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Vodafone May Merge Greek Mobile-Phone Unit With Wind Hellas

Shareholders are in talks to explore a potential business combination with Newbury, England based Vodafone, the world’s largest wireless company. Photographer: Chris Ratcliffe/Bloomberg
Shareholders are in talks to explore a potential business combination with Newbury, England based Vodafone, the world’s largest wireless company. Photographer: Chris Ratcliffe/Bloomberg

Aug. 30 (Bloomberg) -- Vodafone Group Plc has begun talks about a potential combination of its Greek unit with Wind Hellas Telecommunications SA to rival market leader Cosmote Mobile Telecommunications SA controlled by Deutsche Telekom AG.

“Discussions are at an early stage and there is no certainty as to whether an agreement will be reached,” Newbury, England-based Vodafone, the world’s largest mobile-phone operator said in an e-mail yesterday.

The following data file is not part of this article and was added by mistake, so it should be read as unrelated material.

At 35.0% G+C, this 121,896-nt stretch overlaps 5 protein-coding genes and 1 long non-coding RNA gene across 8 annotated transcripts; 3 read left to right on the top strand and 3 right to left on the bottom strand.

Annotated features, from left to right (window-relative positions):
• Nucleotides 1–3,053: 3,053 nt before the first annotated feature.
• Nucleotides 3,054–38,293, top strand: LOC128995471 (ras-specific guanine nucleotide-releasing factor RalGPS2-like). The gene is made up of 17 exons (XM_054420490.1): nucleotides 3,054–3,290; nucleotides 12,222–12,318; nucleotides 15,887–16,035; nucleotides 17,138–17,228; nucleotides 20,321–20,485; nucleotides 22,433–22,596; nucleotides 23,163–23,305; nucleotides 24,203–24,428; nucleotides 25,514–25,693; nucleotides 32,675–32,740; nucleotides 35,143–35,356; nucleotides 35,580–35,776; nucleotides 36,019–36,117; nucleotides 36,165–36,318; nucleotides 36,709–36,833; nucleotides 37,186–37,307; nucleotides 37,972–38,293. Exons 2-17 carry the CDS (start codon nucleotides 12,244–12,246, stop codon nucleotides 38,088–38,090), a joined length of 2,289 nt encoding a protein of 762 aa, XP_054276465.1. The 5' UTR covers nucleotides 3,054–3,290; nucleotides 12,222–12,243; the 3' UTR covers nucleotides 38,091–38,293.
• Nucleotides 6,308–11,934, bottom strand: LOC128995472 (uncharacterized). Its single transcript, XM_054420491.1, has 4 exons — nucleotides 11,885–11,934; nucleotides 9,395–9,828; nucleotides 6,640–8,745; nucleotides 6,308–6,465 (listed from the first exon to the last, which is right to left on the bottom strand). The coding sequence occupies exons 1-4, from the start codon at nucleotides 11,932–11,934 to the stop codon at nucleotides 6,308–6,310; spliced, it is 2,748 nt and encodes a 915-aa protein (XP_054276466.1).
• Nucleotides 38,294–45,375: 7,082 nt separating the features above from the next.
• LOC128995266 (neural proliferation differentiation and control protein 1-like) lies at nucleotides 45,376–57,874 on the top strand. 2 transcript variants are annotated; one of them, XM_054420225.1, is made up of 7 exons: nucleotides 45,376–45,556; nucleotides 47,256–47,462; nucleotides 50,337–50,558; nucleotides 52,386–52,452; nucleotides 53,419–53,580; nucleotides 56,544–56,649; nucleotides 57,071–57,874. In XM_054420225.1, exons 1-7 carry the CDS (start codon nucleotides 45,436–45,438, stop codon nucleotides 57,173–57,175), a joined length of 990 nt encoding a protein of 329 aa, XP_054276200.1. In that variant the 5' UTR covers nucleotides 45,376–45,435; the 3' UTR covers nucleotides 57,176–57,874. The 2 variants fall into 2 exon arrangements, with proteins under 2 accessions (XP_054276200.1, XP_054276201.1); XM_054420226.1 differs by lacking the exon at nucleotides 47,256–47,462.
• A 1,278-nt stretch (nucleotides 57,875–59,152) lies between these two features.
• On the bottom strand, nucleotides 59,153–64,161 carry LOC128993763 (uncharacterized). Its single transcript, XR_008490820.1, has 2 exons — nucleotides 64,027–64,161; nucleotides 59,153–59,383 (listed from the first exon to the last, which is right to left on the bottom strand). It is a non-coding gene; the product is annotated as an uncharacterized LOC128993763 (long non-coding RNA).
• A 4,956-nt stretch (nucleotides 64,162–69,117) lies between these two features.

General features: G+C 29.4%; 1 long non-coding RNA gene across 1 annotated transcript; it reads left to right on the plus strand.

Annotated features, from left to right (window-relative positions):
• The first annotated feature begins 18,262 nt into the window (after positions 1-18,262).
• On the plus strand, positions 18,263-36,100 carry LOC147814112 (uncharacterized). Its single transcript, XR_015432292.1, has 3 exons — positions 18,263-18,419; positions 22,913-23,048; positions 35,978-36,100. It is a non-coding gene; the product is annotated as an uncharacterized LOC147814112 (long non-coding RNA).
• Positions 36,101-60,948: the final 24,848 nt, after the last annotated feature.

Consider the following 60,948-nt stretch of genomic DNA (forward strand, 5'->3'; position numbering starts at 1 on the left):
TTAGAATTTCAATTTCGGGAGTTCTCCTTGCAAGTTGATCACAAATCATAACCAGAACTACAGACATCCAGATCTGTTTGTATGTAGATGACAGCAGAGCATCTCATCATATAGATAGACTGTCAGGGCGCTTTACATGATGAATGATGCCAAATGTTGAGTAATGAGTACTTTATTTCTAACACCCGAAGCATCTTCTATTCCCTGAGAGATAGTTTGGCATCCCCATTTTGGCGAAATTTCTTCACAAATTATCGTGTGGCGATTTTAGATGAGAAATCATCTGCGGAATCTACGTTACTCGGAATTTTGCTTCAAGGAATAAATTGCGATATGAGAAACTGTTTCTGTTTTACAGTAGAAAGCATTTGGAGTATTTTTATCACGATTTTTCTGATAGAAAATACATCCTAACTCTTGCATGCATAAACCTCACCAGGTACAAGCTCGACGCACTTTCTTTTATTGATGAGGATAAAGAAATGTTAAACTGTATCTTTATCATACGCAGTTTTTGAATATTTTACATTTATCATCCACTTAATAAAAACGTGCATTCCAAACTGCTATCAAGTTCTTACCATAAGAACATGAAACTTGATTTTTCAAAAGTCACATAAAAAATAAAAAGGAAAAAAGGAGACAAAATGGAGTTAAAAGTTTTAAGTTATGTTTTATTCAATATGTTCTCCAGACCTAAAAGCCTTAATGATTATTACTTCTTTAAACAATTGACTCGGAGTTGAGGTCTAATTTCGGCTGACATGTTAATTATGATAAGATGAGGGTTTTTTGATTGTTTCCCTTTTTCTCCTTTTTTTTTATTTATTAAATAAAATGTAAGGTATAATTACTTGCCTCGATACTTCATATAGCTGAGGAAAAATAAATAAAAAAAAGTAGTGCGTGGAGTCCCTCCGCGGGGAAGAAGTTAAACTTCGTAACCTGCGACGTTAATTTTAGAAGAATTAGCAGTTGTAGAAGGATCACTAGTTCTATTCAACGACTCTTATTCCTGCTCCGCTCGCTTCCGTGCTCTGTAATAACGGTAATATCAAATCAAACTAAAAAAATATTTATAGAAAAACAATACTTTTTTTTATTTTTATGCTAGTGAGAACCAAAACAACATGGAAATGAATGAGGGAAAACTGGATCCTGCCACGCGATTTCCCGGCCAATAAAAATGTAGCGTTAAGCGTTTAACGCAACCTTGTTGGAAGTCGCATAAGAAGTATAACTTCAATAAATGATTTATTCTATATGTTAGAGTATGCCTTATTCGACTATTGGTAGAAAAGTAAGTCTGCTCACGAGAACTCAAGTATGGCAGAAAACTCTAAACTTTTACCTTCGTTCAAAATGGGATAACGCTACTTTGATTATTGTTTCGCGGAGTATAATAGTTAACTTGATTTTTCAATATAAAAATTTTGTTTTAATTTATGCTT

A merger of Vodafone Greece, the country’s second-largest mobile-phone operator and Wind Hellas, the third-biggest, would allow Vodafone Chief Executive Officer Vittorio Colao to cut costs after service revenue slumped 19 percent in the country in the year through March. An enlarged subscriber base would also help to compete with Cosmote, a unit of Hellenic Telecommunications Organization SA, the operator known as OTE. Deutsche Telekom in June raised its stake in OTE to 40 percent.

Vodafone would gain “substantial” cost savings from a merger that would also help OTE, said Robin Bienenstock, an analyst at Sanford C Bernstein in London. “While the market would become a duopoly, no one operator would possess an overwhelmingly large share,” she said.

The talks are focused on a complete merger of the units rather than a cooperation agreement, a person familiar with the negotiations said, declining to be identified because the discussions are confidential.

Cutting Costs